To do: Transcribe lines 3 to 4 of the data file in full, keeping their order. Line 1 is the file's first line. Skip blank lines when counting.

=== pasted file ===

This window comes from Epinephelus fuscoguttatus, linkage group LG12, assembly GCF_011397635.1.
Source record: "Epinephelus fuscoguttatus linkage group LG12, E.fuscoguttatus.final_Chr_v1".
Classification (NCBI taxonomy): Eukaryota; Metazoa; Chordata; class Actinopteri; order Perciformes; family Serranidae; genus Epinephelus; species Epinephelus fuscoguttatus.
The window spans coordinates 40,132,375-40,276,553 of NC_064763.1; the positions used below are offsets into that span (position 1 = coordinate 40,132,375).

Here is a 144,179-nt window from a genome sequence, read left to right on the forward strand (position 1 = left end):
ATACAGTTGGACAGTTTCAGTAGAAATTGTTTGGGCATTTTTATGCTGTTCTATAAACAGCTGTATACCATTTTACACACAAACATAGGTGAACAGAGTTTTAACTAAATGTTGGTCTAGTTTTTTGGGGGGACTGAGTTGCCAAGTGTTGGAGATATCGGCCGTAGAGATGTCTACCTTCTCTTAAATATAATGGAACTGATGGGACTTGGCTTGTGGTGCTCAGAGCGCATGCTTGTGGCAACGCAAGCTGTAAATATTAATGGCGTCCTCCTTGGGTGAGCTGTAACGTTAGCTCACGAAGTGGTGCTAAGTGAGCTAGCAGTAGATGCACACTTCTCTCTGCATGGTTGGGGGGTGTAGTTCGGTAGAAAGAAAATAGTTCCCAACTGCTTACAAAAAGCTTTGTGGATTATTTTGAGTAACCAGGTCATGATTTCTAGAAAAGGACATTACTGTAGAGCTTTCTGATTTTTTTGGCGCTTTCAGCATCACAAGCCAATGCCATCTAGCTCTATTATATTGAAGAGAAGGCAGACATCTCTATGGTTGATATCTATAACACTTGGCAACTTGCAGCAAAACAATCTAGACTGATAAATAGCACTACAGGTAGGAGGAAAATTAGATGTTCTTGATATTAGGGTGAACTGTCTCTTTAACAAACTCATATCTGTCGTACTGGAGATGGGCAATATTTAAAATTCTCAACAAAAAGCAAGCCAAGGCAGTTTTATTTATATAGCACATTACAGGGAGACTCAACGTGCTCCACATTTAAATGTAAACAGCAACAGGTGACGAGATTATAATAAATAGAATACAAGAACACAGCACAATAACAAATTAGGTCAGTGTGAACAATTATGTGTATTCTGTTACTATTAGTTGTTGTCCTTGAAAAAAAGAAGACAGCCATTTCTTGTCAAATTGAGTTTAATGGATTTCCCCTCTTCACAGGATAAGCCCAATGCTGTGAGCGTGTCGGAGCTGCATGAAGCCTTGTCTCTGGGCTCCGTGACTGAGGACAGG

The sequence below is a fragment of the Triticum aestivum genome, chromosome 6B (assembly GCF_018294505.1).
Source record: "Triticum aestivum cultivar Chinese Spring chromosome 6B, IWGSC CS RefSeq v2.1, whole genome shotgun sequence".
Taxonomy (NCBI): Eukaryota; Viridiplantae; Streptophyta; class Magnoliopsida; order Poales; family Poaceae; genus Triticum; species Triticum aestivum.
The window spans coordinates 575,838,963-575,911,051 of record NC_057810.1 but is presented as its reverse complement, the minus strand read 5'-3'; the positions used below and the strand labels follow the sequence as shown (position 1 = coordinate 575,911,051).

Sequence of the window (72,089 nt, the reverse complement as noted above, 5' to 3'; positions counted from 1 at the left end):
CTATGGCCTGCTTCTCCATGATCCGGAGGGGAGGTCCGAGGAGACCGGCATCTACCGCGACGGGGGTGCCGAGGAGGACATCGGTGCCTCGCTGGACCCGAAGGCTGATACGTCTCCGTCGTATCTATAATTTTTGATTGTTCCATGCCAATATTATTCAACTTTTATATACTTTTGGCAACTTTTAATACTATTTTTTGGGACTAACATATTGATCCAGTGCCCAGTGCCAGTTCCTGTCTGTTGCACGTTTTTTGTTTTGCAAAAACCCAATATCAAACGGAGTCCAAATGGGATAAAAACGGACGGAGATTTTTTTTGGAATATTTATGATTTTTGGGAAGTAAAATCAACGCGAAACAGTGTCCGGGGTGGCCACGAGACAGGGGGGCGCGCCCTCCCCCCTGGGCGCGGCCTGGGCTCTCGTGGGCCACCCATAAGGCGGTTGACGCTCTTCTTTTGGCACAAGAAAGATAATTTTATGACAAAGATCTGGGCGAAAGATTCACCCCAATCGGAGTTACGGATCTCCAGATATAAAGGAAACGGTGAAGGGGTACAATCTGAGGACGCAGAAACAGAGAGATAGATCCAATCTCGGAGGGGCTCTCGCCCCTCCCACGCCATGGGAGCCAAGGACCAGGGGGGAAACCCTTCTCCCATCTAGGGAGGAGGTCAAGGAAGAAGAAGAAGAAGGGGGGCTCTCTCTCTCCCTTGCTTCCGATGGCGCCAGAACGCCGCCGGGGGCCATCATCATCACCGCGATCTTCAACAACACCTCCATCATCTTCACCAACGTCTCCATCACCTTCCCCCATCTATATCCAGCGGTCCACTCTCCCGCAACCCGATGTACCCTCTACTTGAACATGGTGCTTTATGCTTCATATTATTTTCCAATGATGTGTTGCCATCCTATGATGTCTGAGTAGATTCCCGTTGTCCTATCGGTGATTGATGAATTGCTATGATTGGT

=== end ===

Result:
Classification (NCBI taxonomy): Eukaryota; Metazoa; Chordata; class Actinopteri; order Perciformes; family Serranidae; genus Epinephelus; species Epinephelus fuscoguttatus.
The window spans coordinates 40,132,375-40,276,553 of NC_064763.1; the positions used below are offsets into that span (position 1 = coordinate 40,132,375).